It seems counterintuitive that researchers can learn about how bacteria behave in our bodies on Earth by putting them in an environment as artificial as a test tube on a spaceship, says Jeanne Becker, associate director of the National Space Biomedical Research Institute, in Houston. “Looking at it from the perspective of the bacteria,” she says, “they want to be able to survive in a stressful environment”–whether it’s microgravity, an assault by the immune system, or the presence of an antibiotic. The way bacteria respond to a stressful environment–by making more or less of a particular protein, for example–can point researchers toward biochemical pathways that novel therapeutics might target.
Spaceflight also alters the genetic activity of human cells. “We evolved in a one-gravity environment,” says Becker. “There are fundamental changes when you take gravity away.” One study showed that spaceflight caused changes in the expression of more than 1,600 genes in human kidney cells grown in culture. Becker says that many more studies of the molecular effects of space conditions on cells are forthcoming, as researchers take advantage of the International Space Station.
Nickerson’s group is soon to publish papers on the effects of spaceflight on a strain of yeast and on Pseudomonas aeruginosa, the bacterium that caused the only severe infection of an astronaut to date, in 1970. To make a successful reentry into the atmosphere after an onboard explosion, the Apollo 13 astronauts retreated from the main part of their craft into their lunar module, where they faced a short supply of oxygen, power, and water. Under these extreme conditions, astronaut Fred Haise developed an aggressive prostate infection caused by Pseudomonas and was seriously ill for a few weeks after returning home.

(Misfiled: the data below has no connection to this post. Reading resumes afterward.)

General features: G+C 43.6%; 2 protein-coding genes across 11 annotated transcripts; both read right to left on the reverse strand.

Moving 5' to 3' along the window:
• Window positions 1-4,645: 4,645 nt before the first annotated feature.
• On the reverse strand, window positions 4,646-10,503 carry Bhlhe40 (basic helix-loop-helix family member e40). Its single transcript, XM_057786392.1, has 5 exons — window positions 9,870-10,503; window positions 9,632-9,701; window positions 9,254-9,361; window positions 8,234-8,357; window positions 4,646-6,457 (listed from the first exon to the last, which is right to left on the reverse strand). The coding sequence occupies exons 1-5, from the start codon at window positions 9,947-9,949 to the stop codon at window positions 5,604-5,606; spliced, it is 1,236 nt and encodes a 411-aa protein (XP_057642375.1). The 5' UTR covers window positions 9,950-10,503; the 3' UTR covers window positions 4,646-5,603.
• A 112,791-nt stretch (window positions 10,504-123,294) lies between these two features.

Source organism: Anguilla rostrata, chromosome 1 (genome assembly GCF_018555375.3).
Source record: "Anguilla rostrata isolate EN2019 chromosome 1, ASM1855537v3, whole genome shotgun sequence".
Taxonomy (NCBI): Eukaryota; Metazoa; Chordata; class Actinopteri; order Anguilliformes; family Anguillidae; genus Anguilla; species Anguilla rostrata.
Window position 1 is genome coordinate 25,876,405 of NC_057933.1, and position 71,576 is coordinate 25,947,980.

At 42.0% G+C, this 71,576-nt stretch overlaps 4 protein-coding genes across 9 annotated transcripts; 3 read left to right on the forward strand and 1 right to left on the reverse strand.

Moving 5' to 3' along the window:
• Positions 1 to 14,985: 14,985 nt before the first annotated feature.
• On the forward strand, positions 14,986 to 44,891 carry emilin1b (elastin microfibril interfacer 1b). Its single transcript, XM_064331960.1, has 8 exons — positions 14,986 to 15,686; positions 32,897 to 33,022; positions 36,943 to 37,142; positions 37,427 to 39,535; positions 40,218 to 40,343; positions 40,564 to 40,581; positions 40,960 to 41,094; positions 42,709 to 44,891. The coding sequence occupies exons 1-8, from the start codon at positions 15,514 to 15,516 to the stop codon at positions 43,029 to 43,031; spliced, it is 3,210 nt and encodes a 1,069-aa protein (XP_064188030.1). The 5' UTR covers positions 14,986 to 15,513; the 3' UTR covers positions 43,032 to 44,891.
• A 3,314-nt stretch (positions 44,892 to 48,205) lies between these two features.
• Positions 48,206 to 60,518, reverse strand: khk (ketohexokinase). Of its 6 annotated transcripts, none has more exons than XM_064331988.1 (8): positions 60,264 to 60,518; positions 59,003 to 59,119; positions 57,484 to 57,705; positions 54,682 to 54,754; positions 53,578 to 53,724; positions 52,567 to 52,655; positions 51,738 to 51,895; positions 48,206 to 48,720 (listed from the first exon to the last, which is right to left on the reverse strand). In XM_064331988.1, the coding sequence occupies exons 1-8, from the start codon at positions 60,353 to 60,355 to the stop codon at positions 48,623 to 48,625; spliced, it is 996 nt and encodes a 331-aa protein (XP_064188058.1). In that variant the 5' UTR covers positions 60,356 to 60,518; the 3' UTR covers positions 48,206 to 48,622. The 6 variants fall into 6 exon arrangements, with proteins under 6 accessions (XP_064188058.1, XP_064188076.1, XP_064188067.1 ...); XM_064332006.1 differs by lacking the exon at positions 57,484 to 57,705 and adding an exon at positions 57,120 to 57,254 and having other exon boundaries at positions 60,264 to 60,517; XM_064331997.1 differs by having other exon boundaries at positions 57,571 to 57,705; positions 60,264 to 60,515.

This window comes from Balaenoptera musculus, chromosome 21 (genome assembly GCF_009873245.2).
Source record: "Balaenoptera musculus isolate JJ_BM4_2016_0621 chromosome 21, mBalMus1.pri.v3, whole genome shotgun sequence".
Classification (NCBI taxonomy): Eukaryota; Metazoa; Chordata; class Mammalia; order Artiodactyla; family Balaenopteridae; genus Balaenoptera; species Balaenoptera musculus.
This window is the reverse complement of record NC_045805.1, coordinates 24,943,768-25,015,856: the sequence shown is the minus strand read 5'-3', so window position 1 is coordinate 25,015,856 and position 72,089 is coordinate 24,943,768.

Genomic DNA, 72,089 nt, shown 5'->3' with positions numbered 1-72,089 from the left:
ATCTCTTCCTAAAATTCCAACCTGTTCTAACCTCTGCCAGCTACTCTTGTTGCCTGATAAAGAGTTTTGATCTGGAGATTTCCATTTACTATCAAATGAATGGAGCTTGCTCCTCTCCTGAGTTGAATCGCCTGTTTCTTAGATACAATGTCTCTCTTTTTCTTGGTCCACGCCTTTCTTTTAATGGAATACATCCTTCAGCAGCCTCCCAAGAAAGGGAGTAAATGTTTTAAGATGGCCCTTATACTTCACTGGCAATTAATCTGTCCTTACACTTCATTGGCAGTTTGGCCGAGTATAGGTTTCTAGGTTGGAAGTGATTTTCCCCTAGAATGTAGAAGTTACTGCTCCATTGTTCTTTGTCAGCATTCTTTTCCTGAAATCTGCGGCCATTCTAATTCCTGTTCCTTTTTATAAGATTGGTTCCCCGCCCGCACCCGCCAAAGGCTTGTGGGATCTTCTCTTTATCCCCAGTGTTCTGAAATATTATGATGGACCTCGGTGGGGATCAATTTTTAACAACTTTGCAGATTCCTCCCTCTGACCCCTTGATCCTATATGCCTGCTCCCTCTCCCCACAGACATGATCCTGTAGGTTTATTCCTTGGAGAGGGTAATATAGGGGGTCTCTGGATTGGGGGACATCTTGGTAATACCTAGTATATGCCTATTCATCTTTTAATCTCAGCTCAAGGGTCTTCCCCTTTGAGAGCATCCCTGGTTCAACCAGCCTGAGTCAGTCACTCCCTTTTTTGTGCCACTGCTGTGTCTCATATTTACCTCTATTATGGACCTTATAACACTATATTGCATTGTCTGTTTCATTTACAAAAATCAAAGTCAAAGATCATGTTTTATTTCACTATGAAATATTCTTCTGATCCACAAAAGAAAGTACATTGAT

Most infections of astronauts in space have been mild–Haise’s case is the exception–and none was caused by Salmonella. Nickerson says that she chose to study Salmonella because earlier experiments that simulated microgravity and other space conditions suggested that the bacterium’s virulence might increase in space. “While Salmonella has never been isolated from spacecraft, it’s an important reason food destined for the International Space Station gets disqualified,” she says.
“The fact that at least one nasty bug becomes demonstrably more virulent in spaceflight introduces a hazard that might before have been underappreciated,” says Kim Prisk, a professor of medicine at the NASA Lab at the University of California, San Diego. “It does make one wonder about how aggressive the medical treatment of an infected subject in space would need to be.”
More important, say Prisk and Becker, is the Arizona researchers’ identification of the global regulator of virulence that might lead to treatments for Salmonella infections. “It’s a good example of how spaceflight-oriented research can lead to potentially important and beneficial results here on the ground,” says Prisk.